This is an exuberant, raucous, Drunkard's Walk of a book. It's the kind of book words like exuberant and raucous were coined to describe. And I loved it.
There is a huge, entertainingly flawed, and distinctly memorable cast of capital-C Characters. The story weaves all over a good portion of the southern United States. The plot veers crazily as well. This is a book you have to go into just wanting to be entertained, and willing to let the author take his own sweet time.
The main character is Raleigh Hayes, and as far as he's concerned, he's the only sane man in a family of careless, irresponsible flibbertigibbets. (I can't believe I finally got to use that word!) On the other hand, Raleigh regards himself as the paragon of normalcy. He runs his own insurance business, has a wife he loves and two daughters who are, disconcertingly, hitting adolescence, hard. He goes to the right church and belongs to the right civic clubs. He has well and carefully invested his money.
His life might have been thrown for a loop when one daughter started racing stock cars and the other aspired to be a Valley Girl, or when his wife became the very public spokeswoman for Mothers of Peace, and started to contemplate running for office.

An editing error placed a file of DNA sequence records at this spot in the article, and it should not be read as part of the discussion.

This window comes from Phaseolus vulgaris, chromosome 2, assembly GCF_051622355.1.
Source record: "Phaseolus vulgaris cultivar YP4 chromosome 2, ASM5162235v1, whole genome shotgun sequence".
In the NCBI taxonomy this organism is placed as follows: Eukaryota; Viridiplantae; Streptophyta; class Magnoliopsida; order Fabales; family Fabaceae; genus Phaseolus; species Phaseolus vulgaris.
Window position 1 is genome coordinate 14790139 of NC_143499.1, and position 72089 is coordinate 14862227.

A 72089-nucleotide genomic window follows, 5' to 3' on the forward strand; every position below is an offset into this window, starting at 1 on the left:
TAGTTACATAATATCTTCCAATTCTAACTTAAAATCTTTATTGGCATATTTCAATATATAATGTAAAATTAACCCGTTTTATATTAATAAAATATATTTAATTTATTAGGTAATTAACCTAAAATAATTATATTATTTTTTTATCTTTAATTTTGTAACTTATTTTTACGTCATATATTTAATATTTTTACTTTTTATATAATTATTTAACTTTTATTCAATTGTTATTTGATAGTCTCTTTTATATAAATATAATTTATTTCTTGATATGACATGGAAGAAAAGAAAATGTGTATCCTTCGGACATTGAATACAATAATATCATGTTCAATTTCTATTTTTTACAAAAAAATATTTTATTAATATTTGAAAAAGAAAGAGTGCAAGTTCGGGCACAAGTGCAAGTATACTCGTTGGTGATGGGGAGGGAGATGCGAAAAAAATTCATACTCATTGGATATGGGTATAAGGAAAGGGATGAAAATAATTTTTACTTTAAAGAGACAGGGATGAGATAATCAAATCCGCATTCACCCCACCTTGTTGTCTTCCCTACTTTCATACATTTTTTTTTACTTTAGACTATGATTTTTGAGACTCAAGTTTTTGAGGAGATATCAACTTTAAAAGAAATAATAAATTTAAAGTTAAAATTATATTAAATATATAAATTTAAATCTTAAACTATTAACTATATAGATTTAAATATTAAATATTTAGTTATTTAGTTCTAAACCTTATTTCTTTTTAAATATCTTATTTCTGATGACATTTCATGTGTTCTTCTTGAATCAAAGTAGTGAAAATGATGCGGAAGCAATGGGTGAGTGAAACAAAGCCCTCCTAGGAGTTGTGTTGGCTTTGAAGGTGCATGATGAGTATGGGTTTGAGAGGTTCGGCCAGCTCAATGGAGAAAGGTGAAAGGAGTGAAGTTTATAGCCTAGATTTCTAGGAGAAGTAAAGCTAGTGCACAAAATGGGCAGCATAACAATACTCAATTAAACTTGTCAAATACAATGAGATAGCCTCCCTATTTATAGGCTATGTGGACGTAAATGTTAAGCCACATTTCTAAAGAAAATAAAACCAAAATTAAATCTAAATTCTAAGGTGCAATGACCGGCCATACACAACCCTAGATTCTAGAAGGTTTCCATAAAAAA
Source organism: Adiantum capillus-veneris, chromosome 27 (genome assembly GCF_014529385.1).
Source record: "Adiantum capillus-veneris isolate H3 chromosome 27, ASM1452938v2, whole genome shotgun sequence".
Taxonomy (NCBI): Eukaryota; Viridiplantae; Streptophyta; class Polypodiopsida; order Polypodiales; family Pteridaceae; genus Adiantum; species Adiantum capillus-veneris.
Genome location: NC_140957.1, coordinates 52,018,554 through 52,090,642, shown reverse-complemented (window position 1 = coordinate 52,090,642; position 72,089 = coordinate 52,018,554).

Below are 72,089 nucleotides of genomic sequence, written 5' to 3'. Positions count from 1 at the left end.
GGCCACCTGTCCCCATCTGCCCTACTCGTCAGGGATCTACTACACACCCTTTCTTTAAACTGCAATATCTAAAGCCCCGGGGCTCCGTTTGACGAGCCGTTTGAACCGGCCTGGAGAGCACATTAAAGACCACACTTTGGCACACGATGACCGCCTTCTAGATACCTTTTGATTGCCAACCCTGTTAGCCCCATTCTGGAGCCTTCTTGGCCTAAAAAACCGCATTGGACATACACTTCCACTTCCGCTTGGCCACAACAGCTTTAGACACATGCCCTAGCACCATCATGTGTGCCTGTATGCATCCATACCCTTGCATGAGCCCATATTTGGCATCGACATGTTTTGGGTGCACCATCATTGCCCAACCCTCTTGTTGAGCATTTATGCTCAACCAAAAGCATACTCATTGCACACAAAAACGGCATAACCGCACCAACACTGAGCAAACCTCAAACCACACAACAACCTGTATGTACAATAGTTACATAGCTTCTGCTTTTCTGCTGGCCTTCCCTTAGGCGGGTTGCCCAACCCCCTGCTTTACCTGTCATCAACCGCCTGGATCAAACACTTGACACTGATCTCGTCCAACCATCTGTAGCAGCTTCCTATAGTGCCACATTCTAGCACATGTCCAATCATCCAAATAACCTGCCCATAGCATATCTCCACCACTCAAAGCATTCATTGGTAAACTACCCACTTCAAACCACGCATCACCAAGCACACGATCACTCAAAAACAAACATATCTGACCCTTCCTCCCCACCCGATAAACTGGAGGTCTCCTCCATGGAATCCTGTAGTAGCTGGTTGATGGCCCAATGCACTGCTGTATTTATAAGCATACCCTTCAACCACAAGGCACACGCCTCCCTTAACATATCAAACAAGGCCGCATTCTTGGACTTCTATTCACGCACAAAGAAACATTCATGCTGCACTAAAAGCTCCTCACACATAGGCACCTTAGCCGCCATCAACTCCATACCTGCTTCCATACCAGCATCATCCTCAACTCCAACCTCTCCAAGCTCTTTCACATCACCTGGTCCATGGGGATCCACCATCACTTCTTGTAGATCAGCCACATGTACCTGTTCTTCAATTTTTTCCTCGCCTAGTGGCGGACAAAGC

Might have, that is, if his father, Earley, hadn't just the day before broken himself out of the hospital, withdrawn what Raleigh regards as his future inheritance from the bank, bought a new Cadillac and hit the roads with a young black woman no one had ever seen before. And left behind a laundry list of bizarre tasks (including stealing a plaster bust from the library) that needed to be done before Raleigh can bring everything to New Orleans in two weeks time and can retrieve his father and his inheritance.
On the way, he brings along the neighbour and best friend he always thought of as ineffectual, and ends up seemingly involved in finding his reprobate brother, a murder, a break-in, a jail break, drug running, conning wealthy Southern women out of fur coats and money, delivering a baby, taking down the Klan, a gunfight at an amusement park, a search for buried Confederate gold, and a duel. With swords.
Some of those things he actually did, others he was just near or accused of. I'll let you figure out which!
This book is hilarious. But what I haven't gotten across yet is how tender and heartfelt it is. About those sneaky messages about family and love and acceptance that sneak in behind the scenes. And by the end, Raleigh realizes that order doesn't necessarily bring you control, and maybe, just maybe, a little chaos is good for the soul.
I highly recommend this one. In fact, the only thing I didn't like about it was the title.